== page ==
If you’ve spent any time looking at editing
systems, you may have come across terms like serial data transfer, Control-L, Control-M and ViSCA. They
sound more like things you’d expect from an episode of Star Trek than features of editing
What are these cryptic terms, you ask? They’re names of edit control protocols. Generally speaking,
protocols are the "languages" that machines use to talk to each other.
Computers use them all the time in their daily exchange with printers, CD-ROM drives and networks
like the Internet. In the last decade or so, they have also become something of a standard in videotape
editing systems. They let VCRs, edit controllers and switchers talk with each other to improve the accuracy
and efficiency of the editing process.
And just as human languages vary, so do electronic ones. That explains why you may see more than one
name or type of protocol during your hunt for a new edit deck or edit controller.
If you want to buy a new editing system or just make your current editing setup work better for you, let
the next few pages get you up to speed on protocols.
Why do you as a video editor need to worry about protocols? First, it’s tough to edit tape efficiently
without them. If you’ve ever spent time editing without an edit controller, you know the hassles of pausing
and shuttling machines to get the edit to happen at the right time. Using VCRs and a controller that support
some type of edit control protocol will improve the precision of those edits, and cut the amount of time you
spend making them.
Second, some protocols work better than others. That doesn’t mean you need the best one. One may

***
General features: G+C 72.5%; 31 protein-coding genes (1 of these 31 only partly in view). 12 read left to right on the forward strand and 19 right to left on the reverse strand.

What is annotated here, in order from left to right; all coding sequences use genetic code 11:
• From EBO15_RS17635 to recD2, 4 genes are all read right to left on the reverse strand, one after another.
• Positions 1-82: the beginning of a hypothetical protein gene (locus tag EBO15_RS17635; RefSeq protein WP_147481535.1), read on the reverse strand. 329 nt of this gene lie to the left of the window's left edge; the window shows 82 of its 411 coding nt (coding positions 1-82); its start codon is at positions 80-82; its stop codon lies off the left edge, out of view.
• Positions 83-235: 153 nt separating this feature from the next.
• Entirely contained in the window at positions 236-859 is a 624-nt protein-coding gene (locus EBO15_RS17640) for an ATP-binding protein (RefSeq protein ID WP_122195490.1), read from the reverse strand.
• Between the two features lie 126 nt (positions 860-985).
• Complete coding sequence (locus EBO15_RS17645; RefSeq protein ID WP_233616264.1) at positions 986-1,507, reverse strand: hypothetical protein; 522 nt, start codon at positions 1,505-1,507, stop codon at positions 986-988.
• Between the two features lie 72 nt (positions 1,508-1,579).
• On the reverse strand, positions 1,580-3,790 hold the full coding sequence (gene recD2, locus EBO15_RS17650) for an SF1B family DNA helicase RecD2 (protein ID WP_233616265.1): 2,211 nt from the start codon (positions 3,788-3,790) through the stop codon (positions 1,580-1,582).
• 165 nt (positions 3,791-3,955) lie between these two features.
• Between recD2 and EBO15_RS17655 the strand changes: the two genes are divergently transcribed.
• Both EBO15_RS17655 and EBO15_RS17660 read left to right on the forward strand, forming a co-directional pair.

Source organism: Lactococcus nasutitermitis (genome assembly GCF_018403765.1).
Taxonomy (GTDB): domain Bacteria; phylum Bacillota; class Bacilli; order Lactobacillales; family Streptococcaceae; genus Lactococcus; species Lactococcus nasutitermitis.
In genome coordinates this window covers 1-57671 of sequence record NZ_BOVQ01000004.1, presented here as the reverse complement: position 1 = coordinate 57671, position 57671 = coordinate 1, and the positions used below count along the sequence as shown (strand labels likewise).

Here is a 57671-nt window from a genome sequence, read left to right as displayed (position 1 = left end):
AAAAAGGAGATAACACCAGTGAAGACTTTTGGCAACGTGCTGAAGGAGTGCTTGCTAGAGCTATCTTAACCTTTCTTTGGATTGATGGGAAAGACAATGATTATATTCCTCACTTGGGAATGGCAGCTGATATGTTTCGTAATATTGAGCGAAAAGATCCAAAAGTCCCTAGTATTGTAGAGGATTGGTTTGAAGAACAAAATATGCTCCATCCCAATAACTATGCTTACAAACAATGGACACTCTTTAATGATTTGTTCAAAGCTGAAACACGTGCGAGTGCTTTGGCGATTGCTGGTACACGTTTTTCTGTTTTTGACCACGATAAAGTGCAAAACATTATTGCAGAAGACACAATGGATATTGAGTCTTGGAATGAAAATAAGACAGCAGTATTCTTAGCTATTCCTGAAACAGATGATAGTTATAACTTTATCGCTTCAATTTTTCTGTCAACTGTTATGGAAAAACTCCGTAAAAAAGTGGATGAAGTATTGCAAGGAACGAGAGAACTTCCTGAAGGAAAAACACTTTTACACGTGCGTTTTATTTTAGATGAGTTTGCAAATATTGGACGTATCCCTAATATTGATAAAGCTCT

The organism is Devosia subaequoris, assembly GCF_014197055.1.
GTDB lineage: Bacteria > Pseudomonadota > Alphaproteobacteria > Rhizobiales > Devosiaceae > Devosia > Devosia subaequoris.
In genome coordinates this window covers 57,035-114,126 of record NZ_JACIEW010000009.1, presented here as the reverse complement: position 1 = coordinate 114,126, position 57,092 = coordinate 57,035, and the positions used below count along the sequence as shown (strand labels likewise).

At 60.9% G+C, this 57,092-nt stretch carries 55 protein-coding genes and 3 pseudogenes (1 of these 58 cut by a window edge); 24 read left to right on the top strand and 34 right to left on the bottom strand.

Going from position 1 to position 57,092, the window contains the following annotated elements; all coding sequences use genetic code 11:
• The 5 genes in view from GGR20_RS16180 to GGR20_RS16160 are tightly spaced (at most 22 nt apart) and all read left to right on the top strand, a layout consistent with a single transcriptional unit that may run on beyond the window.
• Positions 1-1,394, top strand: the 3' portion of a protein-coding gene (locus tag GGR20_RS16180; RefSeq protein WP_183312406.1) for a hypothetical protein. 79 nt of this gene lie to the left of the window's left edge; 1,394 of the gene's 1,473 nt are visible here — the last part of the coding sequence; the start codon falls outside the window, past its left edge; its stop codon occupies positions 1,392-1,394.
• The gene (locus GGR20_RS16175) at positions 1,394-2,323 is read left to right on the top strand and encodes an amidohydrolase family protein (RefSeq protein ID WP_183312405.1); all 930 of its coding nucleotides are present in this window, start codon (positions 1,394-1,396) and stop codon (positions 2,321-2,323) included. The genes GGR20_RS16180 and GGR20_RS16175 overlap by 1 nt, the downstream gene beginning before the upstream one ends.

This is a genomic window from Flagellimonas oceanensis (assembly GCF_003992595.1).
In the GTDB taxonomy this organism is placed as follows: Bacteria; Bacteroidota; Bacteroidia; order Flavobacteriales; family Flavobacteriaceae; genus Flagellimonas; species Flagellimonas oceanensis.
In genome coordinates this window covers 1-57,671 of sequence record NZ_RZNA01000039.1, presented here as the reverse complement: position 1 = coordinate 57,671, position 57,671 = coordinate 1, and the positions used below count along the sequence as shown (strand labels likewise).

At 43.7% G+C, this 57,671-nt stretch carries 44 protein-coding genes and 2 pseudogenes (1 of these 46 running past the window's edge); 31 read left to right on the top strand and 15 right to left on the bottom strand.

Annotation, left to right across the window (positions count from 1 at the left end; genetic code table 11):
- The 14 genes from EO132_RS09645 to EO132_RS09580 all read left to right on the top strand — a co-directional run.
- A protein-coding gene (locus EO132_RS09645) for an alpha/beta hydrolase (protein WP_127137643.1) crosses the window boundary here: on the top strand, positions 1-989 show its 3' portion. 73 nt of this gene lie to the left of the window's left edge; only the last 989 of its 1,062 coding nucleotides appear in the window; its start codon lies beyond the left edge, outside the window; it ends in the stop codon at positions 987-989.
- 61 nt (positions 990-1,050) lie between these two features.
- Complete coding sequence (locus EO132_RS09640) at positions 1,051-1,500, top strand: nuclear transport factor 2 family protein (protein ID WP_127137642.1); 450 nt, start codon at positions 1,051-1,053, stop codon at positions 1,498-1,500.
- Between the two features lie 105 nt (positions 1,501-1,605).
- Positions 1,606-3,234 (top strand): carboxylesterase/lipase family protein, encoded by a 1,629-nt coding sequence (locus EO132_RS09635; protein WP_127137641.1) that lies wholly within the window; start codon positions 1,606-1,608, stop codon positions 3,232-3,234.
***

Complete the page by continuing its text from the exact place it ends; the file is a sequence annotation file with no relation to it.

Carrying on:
speed your editing, but leave you broke at the same time. Another may not give you the most features, but
might fit better within your budget.
Knowing something about protocols can help you get the one that will do your projects and your wallet
the most good.
What is a Protocol?
Despite their confusing names, edit control protocols are pretty simple creatures. They all do basically
the same thing: they transfer data and commands between VCRs, switchers, titlers and edit controllers to
make editing easier.
Because many VCRs and camcorders can exchange data about the editing process, they can automate
those parts of the process that get tedious for us humans.
For example, prerolling tapes prior to an edit and triggering the insert edit mode are two functions that
some edit protocols can do better than our fingers can.
Although they serve the same purpose, all protocols don’t work the same way.
What makes one protocol different from another? For starters, the simplest protocol gives a one-way
link between a controller and a VCR, while more advanced protocols give you a two-way link.
A one-way link is the simplest way to control a VCR or camcorder. Often, a one-way protocol offers a